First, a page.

The Road to Rennsport

It’s just before 3:30am in Escondido, a small city on the outskirts of San Diego, California. The streets are still shrouded in the darkness of the night sky, but the asphalt at Makellos Classics is illuminated by the headlights of five air-cooled Porsche, their flat sixes rumbling harmoniously as photographer Dan Pullen and I roll into the premises and hop out of our rental truck.

There’s plenty of activity going on around the cars as Makellos proprietor Matt Kenyon and his team load a weekend’s worth of belongings into the front trunks and behind the front seats of the quintet of 911s set for today’s seven-hour journey north. The destination is Laguna Seca, the storied race track just off the Monterey peninsula; the event in question is Rennsport Reunion VI, arguably the greatest Porsche event of its kind on Earth.

“Everybody set? It’s time to go!” shouts Matt, his voice just about audible over the thrum of five air-cooled Porsche exhausts. I hurry my stuff into the lead car, a 1979 Turbo, its wide rear hips and tea tray wing wonderfully silhouetted against the dipped beam of the S/T replica behind.

Belongings in place, I take my own position at the helm of the 930, sliding the seat forward on its runners and adjusting the car’s electric exterior mirrors. Matt takes his seat up front with me and, with a ‘clink’ from his closing door, gives me the nod to leave. Road to Rennsport is go! 

There’s a crescendo of noise as the five Porsche increase their revs and file off the terra firma at Makellos, sloping onto the road one by one. We’re in front, with Matt reading out directions to Monterey from his smartphone.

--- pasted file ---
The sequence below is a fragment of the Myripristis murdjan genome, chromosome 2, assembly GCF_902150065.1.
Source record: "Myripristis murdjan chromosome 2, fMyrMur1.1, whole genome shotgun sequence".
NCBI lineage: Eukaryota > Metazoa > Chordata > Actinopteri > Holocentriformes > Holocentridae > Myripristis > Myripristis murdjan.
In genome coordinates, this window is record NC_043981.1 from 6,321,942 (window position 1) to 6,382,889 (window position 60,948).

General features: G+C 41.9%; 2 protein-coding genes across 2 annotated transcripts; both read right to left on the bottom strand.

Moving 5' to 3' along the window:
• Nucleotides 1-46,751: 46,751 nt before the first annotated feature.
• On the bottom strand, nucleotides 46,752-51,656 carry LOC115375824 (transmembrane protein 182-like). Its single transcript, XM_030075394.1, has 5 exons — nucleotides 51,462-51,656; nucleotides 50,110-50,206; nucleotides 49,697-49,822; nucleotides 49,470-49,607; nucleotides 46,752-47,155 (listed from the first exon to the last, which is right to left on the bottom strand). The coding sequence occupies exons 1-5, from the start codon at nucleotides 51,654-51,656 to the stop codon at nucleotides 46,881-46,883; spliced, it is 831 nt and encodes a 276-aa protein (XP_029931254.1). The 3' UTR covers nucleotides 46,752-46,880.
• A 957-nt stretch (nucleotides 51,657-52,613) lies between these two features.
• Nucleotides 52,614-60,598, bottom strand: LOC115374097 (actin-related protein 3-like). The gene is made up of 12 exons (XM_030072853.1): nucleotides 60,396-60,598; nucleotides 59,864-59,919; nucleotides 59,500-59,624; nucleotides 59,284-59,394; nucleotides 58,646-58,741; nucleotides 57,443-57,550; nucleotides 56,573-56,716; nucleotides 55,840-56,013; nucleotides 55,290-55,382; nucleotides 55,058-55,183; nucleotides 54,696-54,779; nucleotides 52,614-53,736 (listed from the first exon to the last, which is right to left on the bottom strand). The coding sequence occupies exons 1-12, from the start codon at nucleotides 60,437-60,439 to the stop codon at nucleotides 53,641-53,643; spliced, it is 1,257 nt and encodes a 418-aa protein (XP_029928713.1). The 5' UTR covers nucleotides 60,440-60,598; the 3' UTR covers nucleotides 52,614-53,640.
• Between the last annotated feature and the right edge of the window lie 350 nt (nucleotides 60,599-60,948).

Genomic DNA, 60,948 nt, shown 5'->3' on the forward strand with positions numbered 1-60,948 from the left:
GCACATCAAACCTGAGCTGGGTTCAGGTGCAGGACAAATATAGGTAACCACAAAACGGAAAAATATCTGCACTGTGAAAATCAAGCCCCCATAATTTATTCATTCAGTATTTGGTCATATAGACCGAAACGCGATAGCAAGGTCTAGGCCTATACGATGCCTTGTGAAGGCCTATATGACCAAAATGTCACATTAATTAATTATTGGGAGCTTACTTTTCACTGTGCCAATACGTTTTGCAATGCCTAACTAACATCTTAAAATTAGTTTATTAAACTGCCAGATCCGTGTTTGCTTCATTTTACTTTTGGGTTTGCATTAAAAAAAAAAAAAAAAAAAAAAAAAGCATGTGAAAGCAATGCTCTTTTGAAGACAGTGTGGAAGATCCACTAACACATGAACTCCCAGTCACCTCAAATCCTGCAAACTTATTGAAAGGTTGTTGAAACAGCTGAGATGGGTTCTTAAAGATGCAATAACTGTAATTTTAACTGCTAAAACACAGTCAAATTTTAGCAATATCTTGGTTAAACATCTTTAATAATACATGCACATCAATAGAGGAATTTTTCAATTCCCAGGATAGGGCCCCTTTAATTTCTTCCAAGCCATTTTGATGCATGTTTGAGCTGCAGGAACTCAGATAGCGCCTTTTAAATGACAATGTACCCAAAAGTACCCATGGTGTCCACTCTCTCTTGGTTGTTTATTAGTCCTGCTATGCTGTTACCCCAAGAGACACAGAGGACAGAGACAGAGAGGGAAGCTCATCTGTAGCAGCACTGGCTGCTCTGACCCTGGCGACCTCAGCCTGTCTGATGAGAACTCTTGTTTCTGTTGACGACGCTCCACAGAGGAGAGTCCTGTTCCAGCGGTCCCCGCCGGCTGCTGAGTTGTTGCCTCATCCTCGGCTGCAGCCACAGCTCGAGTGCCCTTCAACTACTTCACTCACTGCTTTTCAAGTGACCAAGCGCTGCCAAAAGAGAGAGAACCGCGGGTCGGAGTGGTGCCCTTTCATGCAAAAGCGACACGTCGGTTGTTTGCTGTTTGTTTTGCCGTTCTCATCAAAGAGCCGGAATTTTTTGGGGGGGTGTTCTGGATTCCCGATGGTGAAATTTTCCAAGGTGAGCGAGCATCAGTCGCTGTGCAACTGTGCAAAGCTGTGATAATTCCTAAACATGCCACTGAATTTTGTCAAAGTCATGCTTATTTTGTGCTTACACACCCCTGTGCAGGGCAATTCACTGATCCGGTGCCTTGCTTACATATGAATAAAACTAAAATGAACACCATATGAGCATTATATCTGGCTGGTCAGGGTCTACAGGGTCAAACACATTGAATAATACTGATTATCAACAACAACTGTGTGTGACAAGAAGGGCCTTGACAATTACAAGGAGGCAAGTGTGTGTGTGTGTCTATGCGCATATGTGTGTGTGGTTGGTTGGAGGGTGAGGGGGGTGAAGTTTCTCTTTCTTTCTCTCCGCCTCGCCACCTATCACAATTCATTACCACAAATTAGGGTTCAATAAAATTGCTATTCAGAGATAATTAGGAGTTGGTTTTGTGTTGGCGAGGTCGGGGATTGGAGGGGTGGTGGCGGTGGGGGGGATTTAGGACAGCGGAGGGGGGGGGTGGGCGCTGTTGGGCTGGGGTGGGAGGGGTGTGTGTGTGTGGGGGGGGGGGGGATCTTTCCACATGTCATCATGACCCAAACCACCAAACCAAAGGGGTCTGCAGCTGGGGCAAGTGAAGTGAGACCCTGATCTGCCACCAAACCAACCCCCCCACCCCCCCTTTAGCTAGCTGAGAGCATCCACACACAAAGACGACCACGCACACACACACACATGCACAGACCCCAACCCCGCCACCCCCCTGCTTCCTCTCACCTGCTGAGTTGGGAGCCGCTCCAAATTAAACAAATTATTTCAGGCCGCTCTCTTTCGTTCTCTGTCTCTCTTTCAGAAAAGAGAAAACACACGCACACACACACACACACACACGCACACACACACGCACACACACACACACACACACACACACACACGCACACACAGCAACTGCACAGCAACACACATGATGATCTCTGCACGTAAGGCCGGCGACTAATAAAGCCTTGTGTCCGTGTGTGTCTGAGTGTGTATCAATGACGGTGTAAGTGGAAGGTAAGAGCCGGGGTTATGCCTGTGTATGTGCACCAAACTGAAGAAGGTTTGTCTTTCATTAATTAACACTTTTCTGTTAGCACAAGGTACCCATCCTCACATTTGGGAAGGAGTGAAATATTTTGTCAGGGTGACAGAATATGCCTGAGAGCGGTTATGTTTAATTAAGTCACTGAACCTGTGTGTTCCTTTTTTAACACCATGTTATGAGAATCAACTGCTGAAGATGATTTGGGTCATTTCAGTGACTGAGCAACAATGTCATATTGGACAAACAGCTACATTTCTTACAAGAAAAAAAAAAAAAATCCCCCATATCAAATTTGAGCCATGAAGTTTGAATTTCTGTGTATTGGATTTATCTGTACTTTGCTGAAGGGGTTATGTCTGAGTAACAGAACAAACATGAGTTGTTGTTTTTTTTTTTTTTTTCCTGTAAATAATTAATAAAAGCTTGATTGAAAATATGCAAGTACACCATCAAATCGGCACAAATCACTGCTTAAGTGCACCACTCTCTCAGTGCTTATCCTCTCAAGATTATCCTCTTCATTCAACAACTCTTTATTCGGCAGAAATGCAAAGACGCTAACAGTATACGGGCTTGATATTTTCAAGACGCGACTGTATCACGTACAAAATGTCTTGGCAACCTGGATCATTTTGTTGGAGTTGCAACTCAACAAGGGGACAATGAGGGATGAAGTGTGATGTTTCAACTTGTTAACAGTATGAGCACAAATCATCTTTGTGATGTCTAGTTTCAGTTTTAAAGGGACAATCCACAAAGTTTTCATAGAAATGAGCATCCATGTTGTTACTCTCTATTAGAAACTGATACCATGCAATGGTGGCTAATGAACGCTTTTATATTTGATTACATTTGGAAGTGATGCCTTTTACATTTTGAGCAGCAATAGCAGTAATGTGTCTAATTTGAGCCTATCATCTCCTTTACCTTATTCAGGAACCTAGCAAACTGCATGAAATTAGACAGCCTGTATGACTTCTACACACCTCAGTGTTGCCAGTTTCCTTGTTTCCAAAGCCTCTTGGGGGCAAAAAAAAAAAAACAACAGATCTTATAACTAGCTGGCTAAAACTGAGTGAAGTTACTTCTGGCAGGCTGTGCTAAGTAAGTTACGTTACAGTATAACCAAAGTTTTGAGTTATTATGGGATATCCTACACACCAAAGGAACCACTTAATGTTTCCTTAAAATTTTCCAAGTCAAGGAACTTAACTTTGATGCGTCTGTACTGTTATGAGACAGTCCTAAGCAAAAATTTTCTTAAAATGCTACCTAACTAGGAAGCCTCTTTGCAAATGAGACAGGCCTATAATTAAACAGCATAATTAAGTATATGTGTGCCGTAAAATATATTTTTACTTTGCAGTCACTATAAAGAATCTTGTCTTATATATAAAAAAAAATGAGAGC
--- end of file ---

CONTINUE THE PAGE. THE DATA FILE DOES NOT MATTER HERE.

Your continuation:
Pulling away in the Turbo is easy, its biting point nice and low, though my early morning brain hasn’t quite computed the fact this car has a grand total of four forward gears to make use of, and I soon find myself reaching for the gear shifter and pulling it through the gate and towards me into second. We’re barely above 20mph.

I look at Matt to see if my error’s been registered, the grin on his face suggesting it has. “Only two more ratios to go and we’re done!” I joke as we pull up to a set of traffic lights, their highlighted red signal allowing me a chance to bring the Turbo to a stop and reselect first.

That four-speed gearbox is a renowned if decisive quirk to Porsche’s 930. Although the early Turbo benefitted from 14 years of continuous development, gaining an intercooler, bigger displacement and numerous chassis revisions (as we covered extensively in issue 170), it wasn’t until the last of those years, 1989, when Zuffenhausen finally lavished the car with a five-speed gearbox.

Those cars are thus the most desirable 930s now, the repute of these four-speed cars from 1975 to 1988 boiling down to a matter of taste. I myself quite like the four-speed 930, having warmed to its quirkiness over the years and enjoyed the somewhat Jekyll-and-Hyde drive exacerbated by those longer gears – so long as it’s not at 4am on the west coast of an entirely different continent, of course.

Get the full 930 Turbo drive up PCH as part of our road trip special issue 196, all delivered to your door as part of our lavish magazine dedicated only to the Porsche 911. You can also download a digital copy with high definition bonus galleries to any Apple or Android device.

Comments (0)